Czechs Keep Currency Cap as Koruna Gains Offset GDP Growth

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The Czech central bank kept borrowing costs near zero and maintained a cap on koruna gains, saying a stronger currency is counterbalancing the inflationary effects of accelerating economic growth.

The Czech National Bank held its benchmark interest rate at 0.05 percent for a 21st meeting on Thursday, matching the forecasts of all 19 analysts in a Bloomberg survey. The bank board also reaffirmed its commitment to prevent the koruna from “excessive” gains beyond 27 to the euro, a limit it set in 2013.

The bank is assessing the effects of an economic recovery and this year’s currency appreciation on consumer prices. Rate setters see a decreasing chance that they’ll need to move the koruna limit to a weaker level and the bank board reiterated its plan to keep the current exchange-rate policy in place at least until the second half of next year.

“We were slightly positively surprised with the data that showed the state of the economy,” central bank Governor Miroslav Singer told reporters. “On the other hand, the koruna is a bit stronger than it used to be.”

Koruna Gains

The koruna has gained 1.5 percent to the euro this year, trimming its loss since the November 2013 market intervention to 5.4 percent. It traded little changed at 27.252 against the euro as of 4:01 p.m. in Prague.

The central bank reiterated that it “remains ready” to move the koruna cap in case of long-term deflation pressures that would cause a slump in domestic demand and hurt inflation expectations. “However, the probability of such developments has decreased” since the previous monetary-policy meeting held in May, Singer said.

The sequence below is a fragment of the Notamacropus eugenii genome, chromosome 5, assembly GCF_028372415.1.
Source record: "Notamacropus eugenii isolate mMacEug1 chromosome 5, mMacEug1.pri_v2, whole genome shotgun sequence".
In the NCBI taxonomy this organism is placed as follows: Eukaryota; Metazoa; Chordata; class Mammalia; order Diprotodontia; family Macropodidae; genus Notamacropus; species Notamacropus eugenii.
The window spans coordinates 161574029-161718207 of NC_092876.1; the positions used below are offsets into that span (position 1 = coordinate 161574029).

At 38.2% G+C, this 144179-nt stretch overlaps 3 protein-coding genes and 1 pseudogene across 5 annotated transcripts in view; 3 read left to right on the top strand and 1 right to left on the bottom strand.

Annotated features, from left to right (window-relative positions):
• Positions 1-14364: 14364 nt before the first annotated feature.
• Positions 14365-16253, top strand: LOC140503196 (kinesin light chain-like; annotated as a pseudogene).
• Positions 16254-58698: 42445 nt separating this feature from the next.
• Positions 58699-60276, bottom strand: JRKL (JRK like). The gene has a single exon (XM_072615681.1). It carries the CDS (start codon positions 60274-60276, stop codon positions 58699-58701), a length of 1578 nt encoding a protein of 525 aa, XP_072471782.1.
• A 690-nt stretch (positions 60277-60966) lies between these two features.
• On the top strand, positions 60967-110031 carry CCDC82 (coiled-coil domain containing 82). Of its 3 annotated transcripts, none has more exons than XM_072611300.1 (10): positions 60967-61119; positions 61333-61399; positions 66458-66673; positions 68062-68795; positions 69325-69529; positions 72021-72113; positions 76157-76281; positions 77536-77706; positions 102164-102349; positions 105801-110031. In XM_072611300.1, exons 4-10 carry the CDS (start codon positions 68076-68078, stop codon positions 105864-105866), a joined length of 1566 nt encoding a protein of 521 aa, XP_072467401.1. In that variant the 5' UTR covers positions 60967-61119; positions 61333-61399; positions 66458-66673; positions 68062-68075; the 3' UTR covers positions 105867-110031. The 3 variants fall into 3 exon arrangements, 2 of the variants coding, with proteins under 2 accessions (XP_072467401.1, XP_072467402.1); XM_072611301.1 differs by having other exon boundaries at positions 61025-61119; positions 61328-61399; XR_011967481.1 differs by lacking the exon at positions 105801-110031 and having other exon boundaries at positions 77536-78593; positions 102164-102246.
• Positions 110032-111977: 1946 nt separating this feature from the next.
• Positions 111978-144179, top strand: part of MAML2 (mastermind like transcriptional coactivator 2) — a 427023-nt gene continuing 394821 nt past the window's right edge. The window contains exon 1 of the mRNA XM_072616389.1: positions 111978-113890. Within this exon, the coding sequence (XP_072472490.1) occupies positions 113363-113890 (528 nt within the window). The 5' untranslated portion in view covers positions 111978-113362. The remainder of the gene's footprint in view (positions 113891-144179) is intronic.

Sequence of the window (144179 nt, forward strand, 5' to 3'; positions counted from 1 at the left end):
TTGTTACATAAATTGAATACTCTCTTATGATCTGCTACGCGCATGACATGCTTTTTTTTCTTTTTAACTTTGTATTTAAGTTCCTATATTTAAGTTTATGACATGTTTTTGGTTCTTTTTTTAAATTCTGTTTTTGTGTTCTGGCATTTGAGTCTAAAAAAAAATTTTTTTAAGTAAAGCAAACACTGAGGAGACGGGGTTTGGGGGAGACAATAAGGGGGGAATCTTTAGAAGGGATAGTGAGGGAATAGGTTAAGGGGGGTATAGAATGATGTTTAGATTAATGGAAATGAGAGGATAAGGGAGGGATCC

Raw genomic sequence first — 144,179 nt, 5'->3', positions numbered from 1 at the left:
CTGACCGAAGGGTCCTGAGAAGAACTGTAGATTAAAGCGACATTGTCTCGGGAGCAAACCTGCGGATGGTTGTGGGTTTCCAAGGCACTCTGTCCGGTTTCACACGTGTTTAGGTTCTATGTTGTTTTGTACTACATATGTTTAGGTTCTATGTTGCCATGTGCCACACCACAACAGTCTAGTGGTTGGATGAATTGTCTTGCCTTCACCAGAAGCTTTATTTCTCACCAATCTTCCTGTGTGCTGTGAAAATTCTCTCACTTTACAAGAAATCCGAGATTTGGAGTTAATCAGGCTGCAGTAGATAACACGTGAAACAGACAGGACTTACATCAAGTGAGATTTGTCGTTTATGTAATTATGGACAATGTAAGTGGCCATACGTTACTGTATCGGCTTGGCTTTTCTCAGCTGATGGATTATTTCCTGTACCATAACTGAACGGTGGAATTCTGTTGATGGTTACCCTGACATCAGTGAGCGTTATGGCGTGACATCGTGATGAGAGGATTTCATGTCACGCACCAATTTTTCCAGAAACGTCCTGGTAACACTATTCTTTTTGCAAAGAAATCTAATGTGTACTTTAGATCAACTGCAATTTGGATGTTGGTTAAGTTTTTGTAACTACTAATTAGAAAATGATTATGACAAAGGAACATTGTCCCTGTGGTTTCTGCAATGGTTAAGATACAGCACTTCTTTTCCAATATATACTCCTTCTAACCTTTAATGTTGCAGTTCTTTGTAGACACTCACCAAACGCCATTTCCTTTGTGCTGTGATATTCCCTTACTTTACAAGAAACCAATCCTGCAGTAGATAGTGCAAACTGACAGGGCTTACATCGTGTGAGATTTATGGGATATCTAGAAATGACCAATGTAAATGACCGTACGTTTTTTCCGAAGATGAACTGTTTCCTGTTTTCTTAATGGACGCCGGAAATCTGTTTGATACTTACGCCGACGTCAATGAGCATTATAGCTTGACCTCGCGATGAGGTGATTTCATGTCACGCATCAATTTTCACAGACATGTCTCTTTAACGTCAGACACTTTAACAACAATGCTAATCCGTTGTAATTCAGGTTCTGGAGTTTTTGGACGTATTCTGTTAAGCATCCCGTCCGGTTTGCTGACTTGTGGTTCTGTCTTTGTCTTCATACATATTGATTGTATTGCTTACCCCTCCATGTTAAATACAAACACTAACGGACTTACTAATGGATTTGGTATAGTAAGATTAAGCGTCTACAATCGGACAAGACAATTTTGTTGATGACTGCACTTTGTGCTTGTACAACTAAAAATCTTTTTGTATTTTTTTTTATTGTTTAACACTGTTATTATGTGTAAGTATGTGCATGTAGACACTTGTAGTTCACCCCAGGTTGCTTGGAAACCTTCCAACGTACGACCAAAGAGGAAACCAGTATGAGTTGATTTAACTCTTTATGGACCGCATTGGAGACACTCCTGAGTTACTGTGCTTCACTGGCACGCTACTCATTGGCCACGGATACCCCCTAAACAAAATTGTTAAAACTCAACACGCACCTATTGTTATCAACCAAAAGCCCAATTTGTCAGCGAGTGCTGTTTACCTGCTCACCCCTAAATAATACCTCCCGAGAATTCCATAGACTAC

The latest statistics on inflation, economic growth and average wages all exceeded the central bank’s forecasts, according to the governor. The “positive” data may push inflation up faster than the central bank forecasts, while koruna’s strengthening against the euro is an “anti-inflationary risk” to the bank’s prognosis, he said.

Chief Mandate

The central bank, whose chief mandate is to keep inflation within a band of 1 percent to 3 percent, still assumes that the price gauge will “merely approach” the 2 percent target in the third quarter of next year even in light of the new data, Singer said.

Inflation accelerated to an annual 0.7 percent in May, from 0.5 percent in the previous month. Gross domestic product grew 4.2 percent compared with a year earlier and gained 3.1 percent on a quarterly basis.

After the Czech currency’s appreciation closer to its cap level, “we were surprised that central bank practically didn’t make any effort to weaken the koruna with a verbal intervention,” Marek Drimal, an analyst at Komercni Banka AS in Prague, said in a note to clients.

“If the koruna strengthens again toward the limit of 27 against the euro in the coming days, policy makers may come with some statement aimed at pushing it away from that limit,” Drimal said.

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